Motorcycle braking systems

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Aprilia Tuono R Front brake system

Motorcycle braking systems have varied throughout time, as motorcycles evolved from bicycles with an engine attached, to the 220 mph (350 km/h) prototype motorcycles seen racing in MotoGP. Most systems work by converting kinetic energy into thermal energy (heat) by friction. On motorcycles, approximately 70% of the braking effort is performed by the front brake. This however can vary for individual motorcycles; longer-wheelbase types having more weight biased rearward, such as cruisers and tourers, can have a`greater effort applied by the rear brake. In contrast, sports bikes with a shorter wheelbase and more vertical fork geometry can tolerate higher front braking loads.[1] For these reasons, motorcycles tend to have a vastly more powerful front brake compared to the rear.


Spoon front brake operated by handlebar lever and connecting rod on an 1899 Royal Riley Tricycle at the Heritage Motor Centre, Gaydon, England

Early motorcycles which were essentially a bicycle with a motor attached and did not have any braking system beyond slowing the motorcycle down and putting a foot out. One of the first motorcycles to have any sort of braking mechanism was made by Steffey Motorcycles of Philadelphia in 1902.[2] This used a spoon brake operating on the front wheel only.[3] Around 1909 band brakes were introduced, these used a band contracting round the outside of a drum.[4]:16

Douglas motorcycles were available with Research Association disc brakes front and rear on their 1923 RA model, sometimes called TT model, with Freddie Dixon's 1923 sidecar TT-winning machine of that type also having a passenger-operated disc brake for the sidecar wheel.[5][6]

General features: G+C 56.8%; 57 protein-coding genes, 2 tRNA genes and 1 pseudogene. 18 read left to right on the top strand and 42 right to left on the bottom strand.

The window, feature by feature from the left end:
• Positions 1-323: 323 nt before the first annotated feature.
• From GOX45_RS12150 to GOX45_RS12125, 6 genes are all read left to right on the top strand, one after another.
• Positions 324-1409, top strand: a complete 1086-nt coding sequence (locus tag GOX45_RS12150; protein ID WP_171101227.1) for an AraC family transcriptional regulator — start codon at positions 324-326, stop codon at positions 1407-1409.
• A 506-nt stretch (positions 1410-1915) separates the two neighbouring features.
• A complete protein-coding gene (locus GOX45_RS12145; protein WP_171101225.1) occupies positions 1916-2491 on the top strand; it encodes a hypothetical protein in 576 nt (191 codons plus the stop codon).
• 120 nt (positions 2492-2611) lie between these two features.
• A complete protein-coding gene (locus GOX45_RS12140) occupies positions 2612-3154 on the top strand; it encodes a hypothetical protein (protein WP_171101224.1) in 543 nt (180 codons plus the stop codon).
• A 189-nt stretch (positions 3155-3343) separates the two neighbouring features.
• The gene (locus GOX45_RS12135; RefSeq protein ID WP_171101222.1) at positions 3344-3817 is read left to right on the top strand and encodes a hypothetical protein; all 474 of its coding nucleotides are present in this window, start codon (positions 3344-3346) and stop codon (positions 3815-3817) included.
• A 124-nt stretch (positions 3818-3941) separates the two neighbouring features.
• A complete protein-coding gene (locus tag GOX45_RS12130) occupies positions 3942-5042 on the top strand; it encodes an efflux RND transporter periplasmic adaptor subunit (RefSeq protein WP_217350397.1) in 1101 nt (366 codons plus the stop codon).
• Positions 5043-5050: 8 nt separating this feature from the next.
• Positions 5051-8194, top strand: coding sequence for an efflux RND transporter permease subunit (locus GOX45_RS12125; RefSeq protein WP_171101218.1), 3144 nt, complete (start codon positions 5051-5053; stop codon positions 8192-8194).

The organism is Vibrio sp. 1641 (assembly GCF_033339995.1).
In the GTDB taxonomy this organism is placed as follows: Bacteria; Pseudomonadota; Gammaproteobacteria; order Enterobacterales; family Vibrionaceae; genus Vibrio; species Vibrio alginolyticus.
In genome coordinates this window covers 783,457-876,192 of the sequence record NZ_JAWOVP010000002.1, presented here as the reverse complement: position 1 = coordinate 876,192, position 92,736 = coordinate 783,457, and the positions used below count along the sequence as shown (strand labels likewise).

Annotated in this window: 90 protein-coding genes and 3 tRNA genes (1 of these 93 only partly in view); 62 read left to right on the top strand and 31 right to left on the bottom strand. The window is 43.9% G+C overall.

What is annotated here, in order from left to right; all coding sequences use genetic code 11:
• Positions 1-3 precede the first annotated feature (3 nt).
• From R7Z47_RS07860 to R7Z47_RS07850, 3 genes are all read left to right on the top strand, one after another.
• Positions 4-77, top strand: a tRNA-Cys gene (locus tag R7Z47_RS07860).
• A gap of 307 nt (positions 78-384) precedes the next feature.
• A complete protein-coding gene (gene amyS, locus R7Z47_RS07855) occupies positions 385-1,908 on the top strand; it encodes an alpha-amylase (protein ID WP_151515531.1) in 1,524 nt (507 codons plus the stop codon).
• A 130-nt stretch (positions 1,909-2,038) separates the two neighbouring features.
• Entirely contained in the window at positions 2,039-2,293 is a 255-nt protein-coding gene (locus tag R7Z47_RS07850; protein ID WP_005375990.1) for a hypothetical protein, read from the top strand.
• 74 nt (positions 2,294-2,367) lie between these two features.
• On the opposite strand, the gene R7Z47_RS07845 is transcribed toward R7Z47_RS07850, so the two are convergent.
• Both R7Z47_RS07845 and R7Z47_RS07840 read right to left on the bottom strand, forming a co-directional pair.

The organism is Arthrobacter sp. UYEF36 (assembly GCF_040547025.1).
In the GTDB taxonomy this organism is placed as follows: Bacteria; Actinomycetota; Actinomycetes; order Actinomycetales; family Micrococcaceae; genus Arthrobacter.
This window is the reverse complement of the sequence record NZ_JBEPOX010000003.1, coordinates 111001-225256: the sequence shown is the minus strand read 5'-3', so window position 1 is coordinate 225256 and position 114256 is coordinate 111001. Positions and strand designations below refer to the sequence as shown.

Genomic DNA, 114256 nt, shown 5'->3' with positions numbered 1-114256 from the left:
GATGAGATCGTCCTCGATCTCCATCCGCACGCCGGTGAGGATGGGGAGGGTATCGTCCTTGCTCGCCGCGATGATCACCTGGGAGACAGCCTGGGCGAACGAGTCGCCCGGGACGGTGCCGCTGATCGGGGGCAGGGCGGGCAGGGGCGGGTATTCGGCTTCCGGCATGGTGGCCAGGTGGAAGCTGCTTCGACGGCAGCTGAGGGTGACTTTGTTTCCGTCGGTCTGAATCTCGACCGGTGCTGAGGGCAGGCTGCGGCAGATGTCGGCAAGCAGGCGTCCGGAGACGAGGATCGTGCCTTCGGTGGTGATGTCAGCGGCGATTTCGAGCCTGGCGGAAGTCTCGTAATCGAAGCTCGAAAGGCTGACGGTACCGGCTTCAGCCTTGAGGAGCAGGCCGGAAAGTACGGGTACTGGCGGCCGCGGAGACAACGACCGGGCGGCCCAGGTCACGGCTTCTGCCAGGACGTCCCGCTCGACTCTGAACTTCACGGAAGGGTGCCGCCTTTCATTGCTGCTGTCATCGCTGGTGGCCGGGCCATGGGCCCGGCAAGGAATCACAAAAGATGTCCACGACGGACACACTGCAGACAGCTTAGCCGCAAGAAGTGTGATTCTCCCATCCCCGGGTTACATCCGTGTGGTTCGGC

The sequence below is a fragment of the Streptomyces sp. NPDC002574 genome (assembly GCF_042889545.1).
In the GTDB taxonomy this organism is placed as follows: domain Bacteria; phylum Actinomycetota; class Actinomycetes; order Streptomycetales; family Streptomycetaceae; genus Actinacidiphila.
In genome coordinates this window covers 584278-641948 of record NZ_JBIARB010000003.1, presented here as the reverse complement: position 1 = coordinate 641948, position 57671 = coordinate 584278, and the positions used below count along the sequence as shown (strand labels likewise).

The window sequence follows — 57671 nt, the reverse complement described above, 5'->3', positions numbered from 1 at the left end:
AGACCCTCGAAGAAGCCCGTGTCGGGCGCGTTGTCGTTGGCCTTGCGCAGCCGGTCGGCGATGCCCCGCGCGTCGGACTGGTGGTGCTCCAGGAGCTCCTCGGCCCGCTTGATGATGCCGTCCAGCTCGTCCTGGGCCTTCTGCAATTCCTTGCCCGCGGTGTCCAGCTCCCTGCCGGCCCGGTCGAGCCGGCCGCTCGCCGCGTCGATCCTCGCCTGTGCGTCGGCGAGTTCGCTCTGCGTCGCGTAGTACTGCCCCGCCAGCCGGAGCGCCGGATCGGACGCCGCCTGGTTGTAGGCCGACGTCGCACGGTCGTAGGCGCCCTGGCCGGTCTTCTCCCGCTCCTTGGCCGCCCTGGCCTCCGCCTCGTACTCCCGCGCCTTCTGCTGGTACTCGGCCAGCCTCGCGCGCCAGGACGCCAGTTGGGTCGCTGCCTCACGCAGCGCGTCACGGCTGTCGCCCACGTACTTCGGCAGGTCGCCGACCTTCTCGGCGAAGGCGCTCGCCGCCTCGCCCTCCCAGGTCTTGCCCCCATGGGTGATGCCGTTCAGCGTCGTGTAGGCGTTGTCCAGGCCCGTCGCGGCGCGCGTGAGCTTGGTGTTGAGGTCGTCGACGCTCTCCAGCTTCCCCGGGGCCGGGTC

Drum brakes first started to be fitted to motorcycles in the 1920s and the basic design continues to be used to this day. Originally used for braking both the front and rear wheels, drum brakes have largely been superseded by disc brakes or are used for rear-braking only.[4]:17

The Lambretta TV125 Series 3 was the first modern two-wheeled production machine to be fitted with a disc brake.[2] MV Agusta followed with their limited production 600 cc touring motorcycle announced in 1965[7]:80 which had a pair of cable-actuated Campagnolo front disc brakes.[8]:80 In 1969 Honda released the world's first mass-produced bike to have a disc brake. The CB750 had a hydraulically operated single piston sliding caliper with a solid front disc.[7]:80

In 1989 BMW released the first motorcycle to be equipped with anti-lock brakes (ABS). The system fitted to the BMW K100 LT weighed significantly more than the light weight systems fitted to modern motorcycles.[2]

Drum brakes[edit]

Grimeca ventilated drum brake on a Honda RCB endurance race bike
Honda RCB with a front ventilated drum brake from Italian accessories manufacturer Grimeca

Drum brakes have a self servo effect.[9] The most common design is a leading-tailing design. More exotic design had four, eight or sixteen shoes.[4] Some motorcycles used finned and/or vented housings for additional cooling, the first of which was AJS.[2]

Hydraulic and mechanical actuation.

Torque reaction arm transfer the torque from the brake to fixed point to relieve the suspension reacting to the braking force i.e. diving

Disc brakes[edit]

Early cast wheels were not easily compatible with drum brakes.

Sintered pads offer improved heat up time and better wet weather performance. Asbestos was used in the brake pads but its use declined when the negative health impact was discovered.

Brake feel, rotor size.

Combined brake systems

ABS BMW main article

Yamaha GTS1000 front swingarm and brake assembly.

The front suspension on the Yamaha GTS1000 released in 1993 was a single sided swingarm that amongst other characteristics aimed to reduce diving under braking. The design only allowed for a single front disc brake so a comparatively large 330mm disc was mated to a six-piston caliper, a world first on a production bike.[10]:28